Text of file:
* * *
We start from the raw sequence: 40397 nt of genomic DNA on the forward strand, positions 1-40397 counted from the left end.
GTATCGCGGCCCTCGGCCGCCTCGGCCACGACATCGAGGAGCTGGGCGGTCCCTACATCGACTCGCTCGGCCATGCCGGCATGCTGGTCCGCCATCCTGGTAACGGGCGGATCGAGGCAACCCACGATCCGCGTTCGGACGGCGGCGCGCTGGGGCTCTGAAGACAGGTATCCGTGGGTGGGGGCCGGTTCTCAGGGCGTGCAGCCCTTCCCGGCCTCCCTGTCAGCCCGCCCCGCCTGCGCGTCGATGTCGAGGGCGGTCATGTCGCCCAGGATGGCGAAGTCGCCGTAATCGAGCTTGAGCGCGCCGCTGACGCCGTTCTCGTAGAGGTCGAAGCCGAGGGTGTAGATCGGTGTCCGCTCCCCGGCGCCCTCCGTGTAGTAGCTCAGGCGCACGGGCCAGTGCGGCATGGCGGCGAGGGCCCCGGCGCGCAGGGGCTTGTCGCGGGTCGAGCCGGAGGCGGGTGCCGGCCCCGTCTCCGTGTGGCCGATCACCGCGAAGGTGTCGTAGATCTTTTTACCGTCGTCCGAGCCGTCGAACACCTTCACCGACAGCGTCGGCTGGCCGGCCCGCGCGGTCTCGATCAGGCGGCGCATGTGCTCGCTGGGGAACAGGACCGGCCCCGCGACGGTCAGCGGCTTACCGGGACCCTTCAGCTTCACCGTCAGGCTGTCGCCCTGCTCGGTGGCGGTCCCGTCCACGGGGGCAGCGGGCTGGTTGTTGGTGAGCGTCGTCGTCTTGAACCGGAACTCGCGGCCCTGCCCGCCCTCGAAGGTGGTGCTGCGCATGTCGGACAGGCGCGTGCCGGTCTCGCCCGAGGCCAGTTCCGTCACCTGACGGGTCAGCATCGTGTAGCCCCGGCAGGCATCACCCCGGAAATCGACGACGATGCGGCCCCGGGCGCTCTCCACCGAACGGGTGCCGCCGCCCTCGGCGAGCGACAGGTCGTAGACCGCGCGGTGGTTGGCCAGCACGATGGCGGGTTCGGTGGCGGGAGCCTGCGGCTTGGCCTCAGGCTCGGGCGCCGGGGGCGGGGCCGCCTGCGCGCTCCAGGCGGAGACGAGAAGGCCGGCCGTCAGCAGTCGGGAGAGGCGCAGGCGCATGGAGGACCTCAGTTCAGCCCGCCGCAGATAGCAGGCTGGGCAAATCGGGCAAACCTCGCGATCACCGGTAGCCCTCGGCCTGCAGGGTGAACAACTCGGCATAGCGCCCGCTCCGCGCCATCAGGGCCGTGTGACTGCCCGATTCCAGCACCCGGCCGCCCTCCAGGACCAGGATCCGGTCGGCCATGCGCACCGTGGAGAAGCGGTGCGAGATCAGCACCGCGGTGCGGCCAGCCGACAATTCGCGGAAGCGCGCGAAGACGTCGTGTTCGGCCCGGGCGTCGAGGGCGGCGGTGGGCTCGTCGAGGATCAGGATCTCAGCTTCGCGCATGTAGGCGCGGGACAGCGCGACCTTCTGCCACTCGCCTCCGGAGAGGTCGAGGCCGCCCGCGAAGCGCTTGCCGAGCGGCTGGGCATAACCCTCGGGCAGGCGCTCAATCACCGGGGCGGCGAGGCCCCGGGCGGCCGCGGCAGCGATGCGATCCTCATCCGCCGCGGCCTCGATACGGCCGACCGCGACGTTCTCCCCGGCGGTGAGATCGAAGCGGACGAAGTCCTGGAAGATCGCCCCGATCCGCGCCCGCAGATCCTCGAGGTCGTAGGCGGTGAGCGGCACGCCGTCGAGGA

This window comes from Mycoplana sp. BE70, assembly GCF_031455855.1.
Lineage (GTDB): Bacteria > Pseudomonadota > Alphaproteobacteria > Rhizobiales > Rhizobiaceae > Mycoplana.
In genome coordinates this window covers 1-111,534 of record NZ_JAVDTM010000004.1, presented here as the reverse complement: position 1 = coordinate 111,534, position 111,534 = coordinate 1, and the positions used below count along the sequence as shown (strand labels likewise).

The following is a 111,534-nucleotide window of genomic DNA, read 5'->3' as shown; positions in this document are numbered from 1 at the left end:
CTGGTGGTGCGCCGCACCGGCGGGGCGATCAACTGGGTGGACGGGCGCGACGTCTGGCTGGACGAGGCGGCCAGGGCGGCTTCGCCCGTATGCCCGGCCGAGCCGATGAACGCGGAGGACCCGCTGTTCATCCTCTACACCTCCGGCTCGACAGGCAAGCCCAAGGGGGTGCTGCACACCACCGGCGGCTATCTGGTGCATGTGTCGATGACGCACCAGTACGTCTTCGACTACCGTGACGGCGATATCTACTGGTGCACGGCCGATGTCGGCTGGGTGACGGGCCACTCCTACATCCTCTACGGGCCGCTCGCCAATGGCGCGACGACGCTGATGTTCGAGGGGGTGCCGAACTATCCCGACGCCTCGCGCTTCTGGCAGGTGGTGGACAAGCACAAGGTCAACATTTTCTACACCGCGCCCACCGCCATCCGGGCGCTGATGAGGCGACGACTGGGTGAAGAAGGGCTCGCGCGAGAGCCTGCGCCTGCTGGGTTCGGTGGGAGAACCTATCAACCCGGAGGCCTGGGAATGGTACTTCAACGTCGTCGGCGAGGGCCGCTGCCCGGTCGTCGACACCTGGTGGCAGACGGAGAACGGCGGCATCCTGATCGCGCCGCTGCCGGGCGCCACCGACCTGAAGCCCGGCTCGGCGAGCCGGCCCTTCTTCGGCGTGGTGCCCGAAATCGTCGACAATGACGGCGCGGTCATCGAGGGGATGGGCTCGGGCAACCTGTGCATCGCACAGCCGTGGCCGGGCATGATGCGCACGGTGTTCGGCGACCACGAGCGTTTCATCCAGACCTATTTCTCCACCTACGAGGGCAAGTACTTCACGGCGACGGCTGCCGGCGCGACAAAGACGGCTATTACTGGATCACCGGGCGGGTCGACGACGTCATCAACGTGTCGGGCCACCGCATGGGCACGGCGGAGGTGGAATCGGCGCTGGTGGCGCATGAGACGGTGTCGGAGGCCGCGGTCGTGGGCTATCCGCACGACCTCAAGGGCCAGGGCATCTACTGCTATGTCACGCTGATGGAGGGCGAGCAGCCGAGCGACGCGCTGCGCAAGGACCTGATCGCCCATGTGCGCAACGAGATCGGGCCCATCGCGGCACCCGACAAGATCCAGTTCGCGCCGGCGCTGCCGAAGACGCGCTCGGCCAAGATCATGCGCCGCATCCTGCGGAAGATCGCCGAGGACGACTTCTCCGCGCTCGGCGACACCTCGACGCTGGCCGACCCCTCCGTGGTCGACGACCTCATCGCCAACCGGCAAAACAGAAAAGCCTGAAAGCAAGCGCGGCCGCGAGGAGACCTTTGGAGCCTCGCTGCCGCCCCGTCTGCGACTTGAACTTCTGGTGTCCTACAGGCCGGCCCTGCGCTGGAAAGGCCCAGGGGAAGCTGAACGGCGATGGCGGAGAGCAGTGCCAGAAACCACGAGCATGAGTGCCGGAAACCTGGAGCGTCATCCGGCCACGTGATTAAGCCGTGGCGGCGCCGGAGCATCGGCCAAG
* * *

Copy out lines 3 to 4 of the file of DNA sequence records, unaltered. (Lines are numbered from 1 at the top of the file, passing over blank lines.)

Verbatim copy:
This window comes from Mycoplana sp. BE70, assembly GCF_031455855.1.
Lineage (GTDB): Bacteria > Pseudomonadota > Alphaproteobacteria > Rhizobiales > Rhizobiaceae > Mycoplana.